Hedge funds’ low correlation with other assets tends to dissipate during stressful market events. Hedge fund returns are reduced considerably by the high fee structures that are typically charged. Several studies have suggested that hedge funds are sufficiently diversifying to merit inclusion in investor portfolios. One of the attractive features of hedge funds (in particular market neutral and similar funds) is that they sometimes have a modest correlation with traditional assets such as equities. a bond index fund.T. there are three reasons why one might not wish to allocate a high proportion of assets into hedge funds. This means that hedge funds have a potentially quite valuable role in investment portfolios as diversifiers. rational investors will seek to hold portfolios that are mean/variance efficient (that is. 2. largely because of the impact of performance fees. and the lowest level of risk per unit of return). portfolios offer the highest level of return per unit of risk. Kritzman repeated the optimization using an assumption 40 . To demonstrate this. Hedge funds are highly individual and it is hard to estimate the likely returns or risks. and ten hypothetical hedge funds. These reasons are: 1. and 3. The optimizer found that a mean-variance efficient portfolio did not contain any allocation to hedge funds.M. Value in mean/variance efficient portfolios According to Modern Portfolio Theory. reducing overall portfolio risk However.F. making them much less useful for diversification than they may appear.B. but this is disputed for example by Mark Kritzman who performed a mean-variance optimization calculation on an opportunity set that consisted of a stock index fund.Y.
for example around the collapse of Lehman Brothers in September 2008.S.T. the average U. that the hedge funds incurred no performance fees. even "dedicated short bias" funds had a return of -6.7%. Hedge funds posted disappointing returns in 2008. For example. The S&P 500 total return was -37. According to the same index series.Y. and that was one of the best performing equity indices in the world. 41 .00% in 2008.65% (the HFRI Fund Weighted Composite Index return) was far better than the returns generated by most assets other than cash. Several equity markets lost more than half their value.7% and the average Latin America mutual fund plummeted 57. According to Lipper. the Credit Suisse/Tremont Hedge Fund Index was down 9. just when an investor needs part of their portfolio to add value. The average international equity mutual fund declined 45. In summary. The average China mutual fund declined 52. but the average hedge fund return of -18.8%. domestic equity mutual fund decreased 37. The result from this second optimization was an allocation of 74% to hedge funds. posting losses significantly worse than the average hedge fund.08% during September 2008.87%.F. hedge funds outperformed many similarly-risky investment options in 2008. The average sector mutual fund dropped 39. In other words. Most foreign and domestic corporate debt indices also suffered in 2008. The other factor reducing the attractiveness of hedge funds in a diversified portfolio is that they tend to under-perform during equity bear markets. Real estate.B. also suffered significant drops in 2008.6% in 2008.3%.M. Mutual funds also performed much worse than hedge funds in 2008. even though low average correlations may appear to make hedge funds attractive this may not work in turbulent period. in January-September 2008. both residential and commercial.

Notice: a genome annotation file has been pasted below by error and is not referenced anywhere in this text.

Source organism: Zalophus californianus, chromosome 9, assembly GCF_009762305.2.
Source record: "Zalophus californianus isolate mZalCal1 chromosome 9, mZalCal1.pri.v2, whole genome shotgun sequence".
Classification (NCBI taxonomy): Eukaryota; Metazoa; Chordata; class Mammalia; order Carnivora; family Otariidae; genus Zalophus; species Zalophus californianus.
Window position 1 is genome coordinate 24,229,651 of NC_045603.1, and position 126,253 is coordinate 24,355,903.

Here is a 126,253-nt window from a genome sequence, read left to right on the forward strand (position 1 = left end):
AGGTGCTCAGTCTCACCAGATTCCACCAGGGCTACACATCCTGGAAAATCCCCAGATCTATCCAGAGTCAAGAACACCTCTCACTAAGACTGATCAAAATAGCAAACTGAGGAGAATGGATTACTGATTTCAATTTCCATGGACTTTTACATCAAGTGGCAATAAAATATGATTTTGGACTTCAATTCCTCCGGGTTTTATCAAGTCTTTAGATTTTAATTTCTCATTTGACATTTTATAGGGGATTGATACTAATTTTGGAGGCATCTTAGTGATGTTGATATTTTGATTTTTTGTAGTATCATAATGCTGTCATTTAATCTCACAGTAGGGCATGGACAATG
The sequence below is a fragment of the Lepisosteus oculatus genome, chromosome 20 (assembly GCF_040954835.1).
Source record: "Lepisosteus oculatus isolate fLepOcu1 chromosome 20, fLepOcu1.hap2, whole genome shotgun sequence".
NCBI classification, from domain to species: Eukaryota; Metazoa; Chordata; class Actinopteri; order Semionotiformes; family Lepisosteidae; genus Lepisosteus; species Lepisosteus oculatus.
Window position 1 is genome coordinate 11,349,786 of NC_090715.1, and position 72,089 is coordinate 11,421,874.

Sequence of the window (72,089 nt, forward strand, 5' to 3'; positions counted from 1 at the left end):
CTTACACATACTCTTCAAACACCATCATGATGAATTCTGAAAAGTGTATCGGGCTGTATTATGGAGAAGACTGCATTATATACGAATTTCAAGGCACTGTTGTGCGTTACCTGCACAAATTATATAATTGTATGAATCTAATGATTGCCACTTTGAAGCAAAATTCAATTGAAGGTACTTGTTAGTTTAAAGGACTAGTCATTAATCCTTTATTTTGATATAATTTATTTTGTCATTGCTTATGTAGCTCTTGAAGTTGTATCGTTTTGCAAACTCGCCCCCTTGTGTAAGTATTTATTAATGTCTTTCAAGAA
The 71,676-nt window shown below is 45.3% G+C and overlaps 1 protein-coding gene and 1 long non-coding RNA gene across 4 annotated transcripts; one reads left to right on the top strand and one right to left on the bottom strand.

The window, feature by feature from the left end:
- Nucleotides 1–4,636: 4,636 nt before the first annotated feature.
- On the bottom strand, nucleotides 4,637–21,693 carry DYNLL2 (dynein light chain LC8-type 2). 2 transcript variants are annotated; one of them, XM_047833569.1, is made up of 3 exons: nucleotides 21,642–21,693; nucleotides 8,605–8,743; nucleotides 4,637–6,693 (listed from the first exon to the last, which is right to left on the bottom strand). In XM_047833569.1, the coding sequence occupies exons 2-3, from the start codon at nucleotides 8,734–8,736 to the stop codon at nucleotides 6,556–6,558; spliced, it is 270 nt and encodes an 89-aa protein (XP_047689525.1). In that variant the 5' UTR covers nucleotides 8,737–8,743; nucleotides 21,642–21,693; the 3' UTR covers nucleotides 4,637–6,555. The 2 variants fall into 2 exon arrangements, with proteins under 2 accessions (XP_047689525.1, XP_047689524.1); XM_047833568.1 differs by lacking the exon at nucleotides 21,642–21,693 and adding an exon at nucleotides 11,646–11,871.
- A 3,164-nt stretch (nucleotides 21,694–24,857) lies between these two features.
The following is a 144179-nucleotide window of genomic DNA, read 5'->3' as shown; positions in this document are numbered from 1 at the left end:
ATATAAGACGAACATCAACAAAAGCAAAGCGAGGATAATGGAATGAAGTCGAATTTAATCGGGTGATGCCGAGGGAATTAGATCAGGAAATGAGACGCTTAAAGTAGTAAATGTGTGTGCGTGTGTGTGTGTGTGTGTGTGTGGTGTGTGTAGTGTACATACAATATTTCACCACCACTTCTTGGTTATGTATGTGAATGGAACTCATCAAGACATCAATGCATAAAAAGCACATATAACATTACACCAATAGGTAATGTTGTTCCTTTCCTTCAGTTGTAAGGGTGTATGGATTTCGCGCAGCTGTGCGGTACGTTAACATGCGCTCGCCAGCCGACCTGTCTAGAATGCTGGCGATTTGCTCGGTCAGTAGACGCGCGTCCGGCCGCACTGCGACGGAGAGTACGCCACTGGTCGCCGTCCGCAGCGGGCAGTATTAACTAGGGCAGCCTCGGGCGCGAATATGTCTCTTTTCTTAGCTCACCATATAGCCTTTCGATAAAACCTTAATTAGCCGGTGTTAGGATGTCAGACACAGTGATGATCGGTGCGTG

causing bonds to rise. Notable Hedge Fund Firms • • • • • • • • • • • • • Amaranth Advisors Bridgewater Associates Citadel Investment Group D.B. during the first quarter of 1994 hedge-fund superstar Michael Steinhardt (whose funds produced an average annual return of 24 percent over several decades) bet European interest rates would decline. his funds lost 29 percent when the Fed raised interest rates in the U. and using leverage and derivatives to accentuate the impact of market moves. not terribly predictable. Aiming to profit from changes in global economies. but are volatile. global macro funds can be compared to grizzlies.M. For example. Instead.T.E. I compare macro funds to grizzlies not only to highlight these common aggressive characteristics but to point out that like grizzlies.F. causing European interest rates to kick up.S. Shaw Fortress Investment Group GLG Partners Long-Term Capital Management Man Group Marshall Wace Renaissance Technologies SAC Capital Advisors Soros Fund Management The Children's Investment Fund Management (TCI) In the hedge-fund kingdom. They can be enormously profitable. and can also produce occasional sudden falls.Y. macro hedge 42 .. such funds are not for the faint of heart.